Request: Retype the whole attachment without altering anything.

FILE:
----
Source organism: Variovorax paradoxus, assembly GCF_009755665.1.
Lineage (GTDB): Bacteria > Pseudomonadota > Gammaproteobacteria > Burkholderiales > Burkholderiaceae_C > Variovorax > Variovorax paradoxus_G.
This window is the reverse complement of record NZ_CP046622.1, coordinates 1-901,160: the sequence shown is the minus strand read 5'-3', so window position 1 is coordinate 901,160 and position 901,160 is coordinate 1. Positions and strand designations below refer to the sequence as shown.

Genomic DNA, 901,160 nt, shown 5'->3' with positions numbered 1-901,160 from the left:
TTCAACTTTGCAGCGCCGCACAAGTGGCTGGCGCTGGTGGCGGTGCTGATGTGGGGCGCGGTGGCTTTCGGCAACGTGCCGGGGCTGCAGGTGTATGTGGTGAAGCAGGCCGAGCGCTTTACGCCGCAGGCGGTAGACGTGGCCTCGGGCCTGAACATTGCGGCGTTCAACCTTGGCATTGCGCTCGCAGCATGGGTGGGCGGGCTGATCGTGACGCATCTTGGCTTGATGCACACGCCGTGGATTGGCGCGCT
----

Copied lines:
Source organism: Variovorax paradoxus, assembly GCF_009755665.1.
Lineage (GTDB): Bacteria > Pseudomonadota > Gammaproteobacteria > Burkholderiales > Burkholderiaceae_C > Variovorax > Variovorax paradoxus_G.
This window is the reverse complement of record NZ_CP046622.1, coordinates 1-901,160: the sequence shown is the minus strand read 5'-3', so window position 1 is coordinate 901,160 and position 901,160 is coordinate 1. Positions and strand designations below refer to the sequence as shown.

Genomic DNA, 901,160 nt, shown 5'->3' with positions numbered 1-901,160 from the left:
TTCAACTTTGCAGCGCCGCACAAGTGGCTGGCGCTGGTGGCGGTGCTGATGTGGGGCGCGGTGGCTTTCGGCAACGTGCCGGGGCTGCAGGTGTATGTGGTGAAGCAGGCCGAGCGCTTTACGCCGCAGGCGGTAGACGTGGCCTCGGGCCTGAACATTGCGGCGTTCAACCTTGGCATTGCGCTCGCAGCATGGGTGGGCGGGCTGATCGTGACGCATCTTGGCTTGATGCACACGCCGTGGATTGGCGCGCT